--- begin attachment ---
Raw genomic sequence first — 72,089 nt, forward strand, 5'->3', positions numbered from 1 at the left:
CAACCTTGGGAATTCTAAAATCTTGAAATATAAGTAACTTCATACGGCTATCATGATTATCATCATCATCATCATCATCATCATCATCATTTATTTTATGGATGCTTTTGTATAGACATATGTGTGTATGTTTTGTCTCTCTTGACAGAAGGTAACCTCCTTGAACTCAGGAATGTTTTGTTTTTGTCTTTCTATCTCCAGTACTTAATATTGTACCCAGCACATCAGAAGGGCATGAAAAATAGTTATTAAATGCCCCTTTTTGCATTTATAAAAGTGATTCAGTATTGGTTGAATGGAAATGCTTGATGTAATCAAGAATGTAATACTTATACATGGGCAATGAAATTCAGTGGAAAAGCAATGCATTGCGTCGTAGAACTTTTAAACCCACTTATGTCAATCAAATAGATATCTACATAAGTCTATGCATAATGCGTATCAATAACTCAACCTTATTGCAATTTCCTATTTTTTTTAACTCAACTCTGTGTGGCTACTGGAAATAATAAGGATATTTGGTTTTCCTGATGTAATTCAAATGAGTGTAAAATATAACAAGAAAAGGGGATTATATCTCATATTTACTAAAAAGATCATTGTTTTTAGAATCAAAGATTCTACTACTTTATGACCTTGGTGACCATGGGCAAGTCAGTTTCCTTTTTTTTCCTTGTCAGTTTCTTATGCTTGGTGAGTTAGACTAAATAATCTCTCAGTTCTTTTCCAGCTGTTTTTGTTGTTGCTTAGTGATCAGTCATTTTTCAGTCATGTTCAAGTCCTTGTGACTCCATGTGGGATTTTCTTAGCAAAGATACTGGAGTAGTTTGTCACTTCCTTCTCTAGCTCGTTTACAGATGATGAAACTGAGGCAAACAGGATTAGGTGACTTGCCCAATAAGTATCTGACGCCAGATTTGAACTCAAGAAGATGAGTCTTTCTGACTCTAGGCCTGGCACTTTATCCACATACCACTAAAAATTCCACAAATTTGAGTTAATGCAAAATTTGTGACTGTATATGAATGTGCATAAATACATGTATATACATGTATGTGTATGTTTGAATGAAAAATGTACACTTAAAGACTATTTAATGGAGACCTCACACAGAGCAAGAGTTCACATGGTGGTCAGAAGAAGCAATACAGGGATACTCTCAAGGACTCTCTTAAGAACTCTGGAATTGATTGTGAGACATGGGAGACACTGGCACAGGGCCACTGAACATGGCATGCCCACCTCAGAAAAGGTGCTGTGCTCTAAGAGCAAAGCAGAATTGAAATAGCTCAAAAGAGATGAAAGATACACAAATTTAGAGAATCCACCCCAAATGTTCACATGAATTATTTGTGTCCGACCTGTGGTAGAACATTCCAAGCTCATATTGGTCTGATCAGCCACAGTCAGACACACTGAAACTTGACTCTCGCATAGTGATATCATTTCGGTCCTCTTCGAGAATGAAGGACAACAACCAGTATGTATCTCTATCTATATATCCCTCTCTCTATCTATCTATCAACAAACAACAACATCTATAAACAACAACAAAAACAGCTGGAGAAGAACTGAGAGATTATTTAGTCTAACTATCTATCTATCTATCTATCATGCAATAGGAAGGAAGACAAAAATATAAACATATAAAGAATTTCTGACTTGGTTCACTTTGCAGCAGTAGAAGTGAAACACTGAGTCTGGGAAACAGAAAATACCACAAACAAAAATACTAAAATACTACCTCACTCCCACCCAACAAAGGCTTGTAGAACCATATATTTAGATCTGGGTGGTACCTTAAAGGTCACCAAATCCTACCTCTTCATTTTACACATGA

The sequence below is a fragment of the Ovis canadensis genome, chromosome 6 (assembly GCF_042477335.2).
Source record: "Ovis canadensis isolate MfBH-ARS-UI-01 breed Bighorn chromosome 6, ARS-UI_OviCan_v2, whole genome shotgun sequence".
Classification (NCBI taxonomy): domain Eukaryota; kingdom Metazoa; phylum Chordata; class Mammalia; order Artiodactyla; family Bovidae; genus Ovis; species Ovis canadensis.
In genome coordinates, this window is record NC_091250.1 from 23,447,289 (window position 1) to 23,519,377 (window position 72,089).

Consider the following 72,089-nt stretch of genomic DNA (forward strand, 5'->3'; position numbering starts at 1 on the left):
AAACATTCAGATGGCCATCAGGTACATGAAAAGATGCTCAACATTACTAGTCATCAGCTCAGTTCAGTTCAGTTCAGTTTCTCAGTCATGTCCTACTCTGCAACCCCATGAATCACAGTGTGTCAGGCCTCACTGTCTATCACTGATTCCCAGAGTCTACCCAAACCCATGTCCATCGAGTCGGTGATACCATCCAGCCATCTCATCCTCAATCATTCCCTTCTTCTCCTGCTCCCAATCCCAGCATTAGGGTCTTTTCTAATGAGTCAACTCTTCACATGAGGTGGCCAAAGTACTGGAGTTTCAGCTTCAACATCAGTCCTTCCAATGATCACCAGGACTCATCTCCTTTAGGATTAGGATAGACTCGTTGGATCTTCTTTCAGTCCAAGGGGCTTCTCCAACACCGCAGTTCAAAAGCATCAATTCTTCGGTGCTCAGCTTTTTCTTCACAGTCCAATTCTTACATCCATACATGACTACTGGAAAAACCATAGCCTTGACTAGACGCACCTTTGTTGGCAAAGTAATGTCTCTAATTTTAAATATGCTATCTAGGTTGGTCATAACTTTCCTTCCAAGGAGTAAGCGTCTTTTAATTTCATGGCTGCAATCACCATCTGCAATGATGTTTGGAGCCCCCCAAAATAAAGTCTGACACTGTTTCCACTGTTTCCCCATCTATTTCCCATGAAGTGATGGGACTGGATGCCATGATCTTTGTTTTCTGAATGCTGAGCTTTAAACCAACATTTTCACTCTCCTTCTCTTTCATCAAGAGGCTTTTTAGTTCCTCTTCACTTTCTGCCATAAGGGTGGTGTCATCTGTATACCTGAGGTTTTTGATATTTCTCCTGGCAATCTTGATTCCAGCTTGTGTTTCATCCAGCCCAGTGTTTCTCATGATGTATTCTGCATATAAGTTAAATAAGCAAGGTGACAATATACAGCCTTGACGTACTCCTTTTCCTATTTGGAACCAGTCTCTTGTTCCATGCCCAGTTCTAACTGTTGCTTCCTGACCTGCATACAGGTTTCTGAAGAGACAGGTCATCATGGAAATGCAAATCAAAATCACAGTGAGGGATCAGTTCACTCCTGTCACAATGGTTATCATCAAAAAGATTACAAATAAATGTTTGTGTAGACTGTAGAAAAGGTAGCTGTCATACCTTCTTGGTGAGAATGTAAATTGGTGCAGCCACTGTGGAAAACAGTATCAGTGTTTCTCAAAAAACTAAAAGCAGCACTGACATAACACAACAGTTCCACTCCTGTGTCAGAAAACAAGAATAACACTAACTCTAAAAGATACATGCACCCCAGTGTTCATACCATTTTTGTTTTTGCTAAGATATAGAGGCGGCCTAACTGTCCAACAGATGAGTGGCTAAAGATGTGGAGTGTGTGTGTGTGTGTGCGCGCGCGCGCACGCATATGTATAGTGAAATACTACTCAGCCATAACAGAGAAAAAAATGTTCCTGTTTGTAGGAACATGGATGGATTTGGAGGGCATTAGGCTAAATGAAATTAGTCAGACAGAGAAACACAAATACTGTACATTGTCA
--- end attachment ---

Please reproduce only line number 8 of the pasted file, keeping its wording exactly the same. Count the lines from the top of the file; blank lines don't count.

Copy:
AAACATTCAGATGGCCATCAGGTACATGAAAAGATGCTCAACATTACTAGTCATCAGCTCAGTTCAGTTCAGTTCAGTTTCTCAGTCATGTCCTACTCTGCAACCCCATGAATCACAGTGTGTCAGGCCTCACTGTCTATCACTGATTCCCAGAGTCTACCCAAACCCATGTCCATCGAGTCGGTGATACCATCCAGCCATCTCATCCTCAATCATTCCCTTCTTCTCCTGCTCCCAATCCCAGCATTAGGGTCTTTTCTAATGAGTCAACTCTTCACATGAGGTGGCCAAAGTACTGGAGTTTCAGCTTCAACATCAGTCCTTCCAATGATCACCAGGACTCATCTCCTTTAGGATTAGGATAGACTCGTTGGATCTTCTTTCAGTCCAAGGGGCTTCTCCAACACCGCAGTTCAAAAGCATCAATTCTTCGGTGCTCAGCTTTTTCTTCACAGTCCAATTCTTACATCCATACATGACTACTGGAAAAACCATAGCCTTGACTAGACGCACCTTTGTTGGCAAAGTAATGTCTCTAATTTTAAATATGCTATCTAGGTTGGTCATAACTTTCCTTCCAAGGAGTAAGCGTCTTTTAATTTCATGGCTGCAATCACCATCTGCAATGATGTTTGGAGCCCCCCAAAATAAAGTCTGACACTGTTTCCACTGTTTCCCCATCTATTTCCCATGAAGTGATGGGACTGGATGCCATGATCTTTGTTTTCTGAATGCTGAGCTTTAAACCAACATTTTCACTCTCCTTCTCTTTCATCAAGAGGCTTTTTAGTTCCTCTTCACTTTCTGCCATAAGGGTGGTGTCATCTGTATACCTGAGGTTTTTGATATTTCTCCTGGCAATCTTGATTCCAGCTTGTGTTTCATCCAGCCCAGTGTTTCTCATGATGTATTCTGCATATAAGTTAAATAAGCAAGGTGACAATATACAGCCTTGACGTACTCCTTTTCCTATTTGGAACCAGTCTCTTGTTCCATGCCCAGTTCTAACTGTTGCTTCCTGACCTGCATACAGGTTTCTGAAGAGACAGGTCATCATGGAAATGCAAATCAAAATCACAGTGAGGGATCAGTTCACTCCTGTCACAATGGTTATCATCAAAAAGATTACAAATAAATGTTTGTGTAGACTGTAGAAAAGGTAGCTGTCATACCTTCTTGGTGAGAATGTAAATTGGTGCAGCCACTGTGGAAAACAGTATCAGTGTTTCTCAAAAAACTAAAAGCAGCACTGACATAACACAACAGTTCCACTCCTGTGTCAGAAAACAAGAATAACACTAACTCTAAAAGATACATGCACCCCAGTGTTCATACCATTTTTGTTTTTGCTAAGATATAGAGGCGGCCTAACTGTCCAACAGATGAGTGGCTAAAGATGTGGAGTGTGTGTGTGTGTGTGCGCGCGCGCGCACGCATATGTATAGTGAAATACTACTCAGCCATAACAGAGAAAAAAATGTTCCTGTTTGTAGGAACATGGATGGATTTGGAGGGCATTAGGCTAAATGAAATTAGTCAGACAGAGAAACACAAATACTGTACATTGTCA